THE BETTER CARE RECONCILIATION ACT—the Senate GOP’s version of the American Health Care Act—may be the most anticipated and least understood piece of legislation put forth by Republican lawmakers under the Trump Administration. Editorial boards around the country have criticized the secrecy surrounding the bill’s conception—as “detestable” and “unhealthy” and “too much.” Newsrooms have an obligation to decry efforts by politicians to obscure major policy matters. But there is a risk that countless American communities may see their own unique health care problems as secondary to the political drama surrounding the health care plan.
CJR recently invited contributions from journalists whose work remains focused on the healthcare challenges specific to their communities. We asked each reporter the same question: “As the nation anticipates passage of the American Health Care Act, what are the health stories that are most urgent for journalists to tell in your region?” The first dispatch, from The Post and Courier‘s Lauren Sausser, is below. As the Senate moves towards a vote on the Better Care Reconciliation Act, we’ll publish more dispatches to encourage journalists to cover the changing health care landscape from the ground up.—Brendan Fitzgerald, editor, United States Project
LAST MONTH, CNN PUBLISHED a story that showed how local newspapers across the country treated breaking news about the so-called “Comey memo”—a subject also recently parsed by CJR. Most featured the story on their front pages. Some—including The Post and Courier, the Charleston, South Carolina paper where I work—gave it top billing. The article pointed out that “the Comey memo news was, generally speaking, big-ish news in swing states—though, in most places, nowhere near as big news as it was in the Times and the Post.”
The Post and Courier has similarly covered the American Health Care Act—now the Better Care Reconciliation Act—as an important legislative debate, and written several articles about it for the front page. But the AHCA is far from the only health care story we’re reporting.
In South Carolina, we’ve covered decisions by some immigrants to opt their children out of health care benefits for fear of deportation. We’ve reported on a proposed measure that could divert liver donations from the state. Since January, we’ve published articles about child sexual abuse, antibiotic resistance, teen suicide rates, lead poisoning, neonatal abstinence syndrome, Medicare reform, and a gynecologist from South Carolina who operated on slaves in the 19th century without anesthesia.
We’re also focused on the Affordable Care Act—legislation whose impact still demands coverage, even as it is threatened with repeal. In one recent article, we developed a series of maps that show how most insurance companies have stopped selling ACA policies in South Carolina. The lack of competition in our marketplace is particularly worrisome for nearly 200,000 customers in the state who depend on the ACA for coverage.
The looming passage of the Better Care Reconciliation Act is vitally important to our readers. But as local health reporters anticipate (and report on) those potential policy changes, they should also prioritize other equally important issues, such as the opioid epidemic and the existing insurance coverage gap.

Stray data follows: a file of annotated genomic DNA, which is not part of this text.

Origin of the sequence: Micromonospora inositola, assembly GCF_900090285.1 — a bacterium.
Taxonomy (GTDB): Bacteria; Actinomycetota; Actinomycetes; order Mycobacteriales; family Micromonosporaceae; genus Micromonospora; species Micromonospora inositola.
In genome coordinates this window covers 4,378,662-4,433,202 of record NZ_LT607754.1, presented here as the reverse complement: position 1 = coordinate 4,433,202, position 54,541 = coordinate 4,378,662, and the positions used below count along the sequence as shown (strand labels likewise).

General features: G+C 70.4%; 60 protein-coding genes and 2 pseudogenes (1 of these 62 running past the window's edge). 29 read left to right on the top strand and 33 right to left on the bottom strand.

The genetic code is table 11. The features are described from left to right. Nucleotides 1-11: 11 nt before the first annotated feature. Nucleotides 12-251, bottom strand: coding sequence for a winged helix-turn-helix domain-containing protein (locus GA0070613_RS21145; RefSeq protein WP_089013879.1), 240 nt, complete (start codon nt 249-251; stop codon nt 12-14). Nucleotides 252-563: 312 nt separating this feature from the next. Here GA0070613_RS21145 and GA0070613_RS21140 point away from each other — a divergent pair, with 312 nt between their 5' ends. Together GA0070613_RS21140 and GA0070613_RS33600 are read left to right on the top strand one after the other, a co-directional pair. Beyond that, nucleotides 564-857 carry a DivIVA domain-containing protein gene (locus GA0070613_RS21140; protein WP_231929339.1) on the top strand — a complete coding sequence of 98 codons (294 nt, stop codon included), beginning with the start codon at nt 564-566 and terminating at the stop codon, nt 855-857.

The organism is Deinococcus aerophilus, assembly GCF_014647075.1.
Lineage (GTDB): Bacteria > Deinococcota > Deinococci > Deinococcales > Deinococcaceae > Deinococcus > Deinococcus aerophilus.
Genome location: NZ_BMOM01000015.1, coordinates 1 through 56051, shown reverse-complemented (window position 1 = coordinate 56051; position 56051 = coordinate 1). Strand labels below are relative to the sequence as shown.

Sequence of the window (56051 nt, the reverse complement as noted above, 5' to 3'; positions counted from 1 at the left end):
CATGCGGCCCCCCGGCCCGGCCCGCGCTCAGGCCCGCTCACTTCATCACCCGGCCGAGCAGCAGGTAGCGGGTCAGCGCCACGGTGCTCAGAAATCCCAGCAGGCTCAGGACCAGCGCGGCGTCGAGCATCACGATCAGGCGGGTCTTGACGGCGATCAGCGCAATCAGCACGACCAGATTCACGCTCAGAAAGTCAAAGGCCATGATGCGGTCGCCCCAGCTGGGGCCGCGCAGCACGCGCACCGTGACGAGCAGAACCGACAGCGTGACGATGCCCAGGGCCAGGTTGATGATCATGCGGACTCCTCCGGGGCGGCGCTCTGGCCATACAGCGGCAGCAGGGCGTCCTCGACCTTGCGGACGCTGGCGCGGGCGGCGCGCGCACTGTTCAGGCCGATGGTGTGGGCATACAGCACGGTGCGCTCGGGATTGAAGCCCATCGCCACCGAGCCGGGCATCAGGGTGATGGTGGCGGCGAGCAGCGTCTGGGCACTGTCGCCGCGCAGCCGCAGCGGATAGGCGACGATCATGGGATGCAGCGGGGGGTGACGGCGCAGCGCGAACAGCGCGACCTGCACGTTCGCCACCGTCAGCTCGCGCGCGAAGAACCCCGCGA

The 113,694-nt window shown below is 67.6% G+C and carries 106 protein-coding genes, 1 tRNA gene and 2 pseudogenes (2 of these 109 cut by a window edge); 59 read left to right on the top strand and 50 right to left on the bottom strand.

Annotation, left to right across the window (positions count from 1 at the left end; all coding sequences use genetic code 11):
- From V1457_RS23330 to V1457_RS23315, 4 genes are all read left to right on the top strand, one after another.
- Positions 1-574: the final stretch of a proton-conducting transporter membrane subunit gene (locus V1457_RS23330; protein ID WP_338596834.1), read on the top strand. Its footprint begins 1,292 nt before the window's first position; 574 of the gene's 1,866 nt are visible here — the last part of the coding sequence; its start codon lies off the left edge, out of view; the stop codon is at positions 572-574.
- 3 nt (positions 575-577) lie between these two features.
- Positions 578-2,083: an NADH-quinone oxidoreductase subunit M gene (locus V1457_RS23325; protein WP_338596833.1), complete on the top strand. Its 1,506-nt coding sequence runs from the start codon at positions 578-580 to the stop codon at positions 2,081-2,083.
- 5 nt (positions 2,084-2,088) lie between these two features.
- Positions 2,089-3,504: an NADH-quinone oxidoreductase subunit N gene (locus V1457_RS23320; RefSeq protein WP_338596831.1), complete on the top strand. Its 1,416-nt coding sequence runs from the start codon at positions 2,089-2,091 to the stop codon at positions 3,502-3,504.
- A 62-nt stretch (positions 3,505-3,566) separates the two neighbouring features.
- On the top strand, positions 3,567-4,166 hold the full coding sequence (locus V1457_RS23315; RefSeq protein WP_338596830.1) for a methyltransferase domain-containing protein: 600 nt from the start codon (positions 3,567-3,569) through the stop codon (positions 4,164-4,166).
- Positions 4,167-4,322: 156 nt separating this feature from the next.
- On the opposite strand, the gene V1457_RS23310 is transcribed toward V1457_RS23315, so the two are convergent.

If Congress reforms the Medicaid program, that decision could impact South Carolina’s higher-than-average infant mortality rate, the number of low-income patients who qualify for behavioral health services, and more.
I MET A MAN LAST YEAR named Jim Connor, who was diagnosed with cancer and fell into that ACA coverage gap. He’d waited months to see a doctor because he was uninsured. A local hospital eventually covered the cost of his treatment, but charity care came too late, and Connor died in September.
It’s impossible to say that a Medicaid card would have saved Jim’s life. But it would have helped him see a doctor when he started losing weight.
— The Post and Courier (@postandcourier) October 16, 2016
Medicaid covers more than 1 million South Carolinians, most of them children. That number represents 21 percent of the state’s total population. (Another 136,000 adults would qualify for Medicaid under the ACA if conservative South Carolina leaders opted into the expansion.) If Congress reforms the Medicaid program, as many Republican lawmakers would like, that decision could impact everything from South Carolina’s higher-than-average infant mortality rate to the number of low-income patients who qualify for behavioral health services.
South Carolina’s former Medicaid director recently detailed the impact of proposed federal cuts to the program. Such cuts would likely force the state agency to reduce the number of people who qualify for Medicaid, and reduce the amount of money the state spends on each patient. The state agency could cut spending, the director said, by scaling back benefits or reducing provider rates.
THIS IS SPECULATIVE, OF COURSE. The Better Care Reconciliation Act isn’t public policy yet, and we’ll continue covering its legislative journey. But the law will eventually have real life-or-death consequences for some South Carolina patients. Those are stories we’ll certainly write about.
I’d recommend other reporters do the same. But in South Carolina, and in many other states, there are very few reporters left at local newspapers who cover health care exclusively. That resource challenge is compounded by the difficulty of a topic that general assignment reporters cover only occasionally.
Still, there are patients, doctors, nurses, nursing home providers, hospital administrators, caregivers and Medicaid beneficiaries in almost every corner of the country who have much to say about the health care system. For me, covering their stories has always been a good starting point.